It sounds more like overheating to me. Especially if it happens well into a long rendering session.

Probably a bad heatsink or fan? Or possibly a socket or connector working loose after repeated expansion and contraction (caused by shutting the thing off every night).
 

chrfr

macrumors G3
Jul 11, 2009
8,201
2,529
something within the computer is cooling faster than the surrounding air temperature
As mentioned above, this is physically impossible. Condensation will not typically form in the conditions you describe, and it's unlikely that it's the cause of your problem. If there was condensation, you would find it on the outer case. Winter air is typically very dry which means that even at 10C your house is very likely far warmer than the dewpoint.
I have a stereo receiver at home that will not output to one or both of the channels in the morning just after I've turned the heat up until it either gets warmer or if I cycle it on and off a few times. There's a sticky component somewhere in the receiver which is faulty and causes this. The problem is likely due to a faulty component in the power supply in your case.

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Correct me if I'm wrong:
Isn't condensation happens only on things that colder than enviroment. not on things that warmer than enviroment.
Condensation forms when something is cooler than the dewpoint.
 

flyingfoxuk

macrumors regular
Original poster
Jan 23, 2015
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Thanks Arran, hopefully it is something like that and the supplier can sort it out - thankfully the computer is still under warranty, but having run Macs for rendering for over 12 years I've never encountered a problem like this (they have all been run in this same environment!!) I didn't mention before but I do actually run several de-humidifiers within the house as well, one right next door to the computer - so unusual humidity shouldn't be an issue.

With previous machines I've rendered 3D animation with frame times of over an hour for days and weeks at a time without any issue - this machine hasn't really had any hard rendering yet since I've only just moved out of a very long pre-production phase.
 

flyingfoxuk

macrumors regular
Original poster
Jan 23, 2015
102
2
I'm open to alternative suggestions of why this computer is malfunctioning, however my expectation is that operating a computer within it's specified temperature range should not produce these kinds of issues.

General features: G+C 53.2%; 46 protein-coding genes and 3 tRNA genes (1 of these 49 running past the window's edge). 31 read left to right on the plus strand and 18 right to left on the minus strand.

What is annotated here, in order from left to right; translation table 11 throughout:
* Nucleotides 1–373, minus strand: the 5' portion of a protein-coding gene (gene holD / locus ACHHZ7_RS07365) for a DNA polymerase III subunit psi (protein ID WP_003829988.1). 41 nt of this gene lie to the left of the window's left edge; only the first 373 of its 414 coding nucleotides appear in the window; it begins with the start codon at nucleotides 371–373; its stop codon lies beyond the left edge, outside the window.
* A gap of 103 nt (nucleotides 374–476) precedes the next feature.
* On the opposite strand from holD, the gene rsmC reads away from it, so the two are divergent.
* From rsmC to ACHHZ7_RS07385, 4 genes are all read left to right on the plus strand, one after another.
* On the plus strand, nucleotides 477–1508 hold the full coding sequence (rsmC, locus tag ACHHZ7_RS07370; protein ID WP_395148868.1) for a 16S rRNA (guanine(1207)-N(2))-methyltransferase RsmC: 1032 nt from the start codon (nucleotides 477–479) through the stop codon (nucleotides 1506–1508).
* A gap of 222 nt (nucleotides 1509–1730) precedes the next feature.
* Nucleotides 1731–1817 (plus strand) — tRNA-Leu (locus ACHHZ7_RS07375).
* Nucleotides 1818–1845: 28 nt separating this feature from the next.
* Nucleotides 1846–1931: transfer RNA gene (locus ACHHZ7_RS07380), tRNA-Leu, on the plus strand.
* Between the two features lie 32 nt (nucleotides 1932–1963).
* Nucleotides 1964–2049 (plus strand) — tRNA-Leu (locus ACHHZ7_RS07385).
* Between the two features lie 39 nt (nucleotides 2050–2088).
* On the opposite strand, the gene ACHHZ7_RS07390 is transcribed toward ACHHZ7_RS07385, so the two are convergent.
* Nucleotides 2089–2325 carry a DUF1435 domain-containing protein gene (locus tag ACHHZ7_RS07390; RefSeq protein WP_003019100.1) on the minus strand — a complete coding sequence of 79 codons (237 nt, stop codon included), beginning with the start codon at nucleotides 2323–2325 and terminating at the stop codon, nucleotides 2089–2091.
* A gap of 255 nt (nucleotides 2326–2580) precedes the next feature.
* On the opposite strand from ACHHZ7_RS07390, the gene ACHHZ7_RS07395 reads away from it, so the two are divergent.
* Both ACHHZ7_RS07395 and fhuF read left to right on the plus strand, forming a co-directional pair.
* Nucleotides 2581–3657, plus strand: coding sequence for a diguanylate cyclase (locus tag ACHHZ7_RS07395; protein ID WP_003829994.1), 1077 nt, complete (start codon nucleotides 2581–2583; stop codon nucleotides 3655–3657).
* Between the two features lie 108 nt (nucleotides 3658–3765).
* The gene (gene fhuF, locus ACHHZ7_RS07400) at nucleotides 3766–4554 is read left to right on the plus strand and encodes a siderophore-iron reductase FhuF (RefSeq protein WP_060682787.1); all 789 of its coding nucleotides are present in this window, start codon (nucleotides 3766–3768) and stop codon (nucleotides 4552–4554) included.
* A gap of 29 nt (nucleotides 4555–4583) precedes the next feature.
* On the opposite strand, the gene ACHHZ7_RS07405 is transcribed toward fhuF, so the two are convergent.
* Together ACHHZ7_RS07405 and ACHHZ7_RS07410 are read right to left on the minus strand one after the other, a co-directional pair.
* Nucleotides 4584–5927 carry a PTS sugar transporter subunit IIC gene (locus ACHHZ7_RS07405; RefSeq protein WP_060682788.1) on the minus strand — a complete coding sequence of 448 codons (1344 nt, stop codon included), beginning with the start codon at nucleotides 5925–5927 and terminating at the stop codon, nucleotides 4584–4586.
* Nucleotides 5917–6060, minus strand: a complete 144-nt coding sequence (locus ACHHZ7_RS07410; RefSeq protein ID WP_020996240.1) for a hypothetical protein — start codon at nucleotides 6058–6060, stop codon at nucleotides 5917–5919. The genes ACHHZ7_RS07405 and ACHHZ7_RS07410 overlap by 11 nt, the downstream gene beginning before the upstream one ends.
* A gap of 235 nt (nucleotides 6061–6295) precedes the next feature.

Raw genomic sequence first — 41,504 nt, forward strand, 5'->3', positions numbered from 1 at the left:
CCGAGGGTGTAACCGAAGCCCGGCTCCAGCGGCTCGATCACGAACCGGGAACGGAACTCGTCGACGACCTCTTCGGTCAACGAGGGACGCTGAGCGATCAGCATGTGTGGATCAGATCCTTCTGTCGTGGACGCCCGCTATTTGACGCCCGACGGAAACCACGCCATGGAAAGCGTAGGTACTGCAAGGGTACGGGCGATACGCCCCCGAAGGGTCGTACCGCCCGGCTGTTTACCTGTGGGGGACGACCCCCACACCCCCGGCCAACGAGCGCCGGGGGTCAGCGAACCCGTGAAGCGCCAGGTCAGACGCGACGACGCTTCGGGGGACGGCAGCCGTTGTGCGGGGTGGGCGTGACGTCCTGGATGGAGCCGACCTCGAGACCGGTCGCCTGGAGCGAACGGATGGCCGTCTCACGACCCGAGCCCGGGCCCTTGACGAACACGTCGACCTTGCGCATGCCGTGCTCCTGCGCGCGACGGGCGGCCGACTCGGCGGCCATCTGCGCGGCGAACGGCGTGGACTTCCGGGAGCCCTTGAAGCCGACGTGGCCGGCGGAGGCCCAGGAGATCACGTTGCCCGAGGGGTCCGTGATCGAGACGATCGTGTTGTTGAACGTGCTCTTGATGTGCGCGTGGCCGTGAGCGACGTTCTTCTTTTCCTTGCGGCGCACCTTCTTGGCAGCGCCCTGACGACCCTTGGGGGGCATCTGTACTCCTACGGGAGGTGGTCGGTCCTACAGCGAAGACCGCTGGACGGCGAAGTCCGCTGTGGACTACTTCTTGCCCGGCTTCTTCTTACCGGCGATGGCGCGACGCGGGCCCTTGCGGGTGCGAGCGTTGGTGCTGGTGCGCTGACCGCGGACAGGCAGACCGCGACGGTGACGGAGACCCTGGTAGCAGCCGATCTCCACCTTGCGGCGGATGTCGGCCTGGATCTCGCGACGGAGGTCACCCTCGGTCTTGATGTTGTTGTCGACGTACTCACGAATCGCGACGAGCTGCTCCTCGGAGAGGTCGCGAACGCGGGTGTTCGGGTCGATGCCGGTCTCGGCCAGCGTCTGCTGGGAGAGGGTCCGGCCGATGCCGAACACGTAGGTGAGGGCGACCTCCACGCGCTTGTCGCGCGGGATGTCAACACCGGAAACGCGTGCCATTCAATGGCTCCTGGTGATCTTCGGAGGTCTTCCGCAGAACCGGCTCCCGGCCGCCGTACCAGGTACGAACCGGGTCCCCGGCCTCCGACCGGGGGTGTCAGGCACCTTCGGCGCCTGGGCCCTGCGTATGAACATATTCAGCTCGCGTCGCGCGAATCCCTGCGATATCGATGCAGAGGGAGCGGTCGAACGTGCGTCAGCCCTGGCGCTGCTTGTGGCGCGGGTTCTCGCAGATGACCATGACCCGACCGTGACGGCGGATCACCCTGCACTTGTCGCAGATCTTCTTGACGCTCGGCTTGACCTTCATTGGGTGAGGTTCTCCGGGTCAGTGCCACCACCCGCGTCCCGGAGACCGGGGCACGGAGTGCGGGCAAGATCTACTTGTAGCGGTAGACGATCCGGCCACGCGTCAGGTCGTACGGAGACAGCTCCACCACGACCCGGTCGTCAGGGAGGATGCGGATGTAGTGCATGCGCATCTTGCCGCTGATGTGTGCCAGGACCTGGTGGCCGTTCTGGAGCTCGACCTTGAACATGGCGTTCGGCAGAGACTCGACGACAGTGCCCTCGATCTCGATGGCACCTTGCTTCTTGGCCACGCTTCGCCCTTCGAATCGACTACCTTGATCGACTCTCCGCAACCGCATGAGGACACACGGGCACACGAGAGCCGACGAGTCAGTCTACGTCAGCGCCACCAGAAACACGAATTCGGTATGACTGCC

Obviously internal heat generation plays a role in the problem because it appears only to happen in conjunction with CPU rendering, which whilst it is intensive should be well within the scope of this machine.

I can only deduce that some form of moisture plays a role since the only remedy I have found is effectively drying it out with silica gel in a sealed box which so far has remedied the problem on 2 separate occasions. With previous mac's if anything I have experienced far more problems rendering during the summer months where higher ambient temperatures cause the fans and cooling systems to have to work harder.

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Why not just leave it on all the time? It'll stay warm and not have a chance to cool down...
That's what I had done for the last couple of days and today it spontaneously shut down and refused to boot again. Often with previous computers I have rendered 24/7 for 6+ months almost continuous on large animation projects
 

chrfr

macrumors G3
Jul 11, 2009
8,201
2,529
Obviously internal heat generation plays a role in the problem because it appears only to happen in conjunction with CPU rendering, which whilst it is intensive should be well within the scope of this machine.

I can only deduce that some form of moisture plays a role
Again, in conditions you describe, condensation is not a possibility. Contraction and expansion due to cooling and warming respectively is by far the most likely cause. When something is nearly, but not quite, perfectly soldered, this is the sort of behavior you will see. The connection will go in and out of tolerance due to the gap getting larger or smaller with temperature changes.
There's no doubt the computer is faulty, but it can be difficult to troubleshoot problems like this because you only get one chance per several hours to get the device cold again.
 

flyingfoxuk

macrumors regular
Original poster
Jan 23, 2015
102
2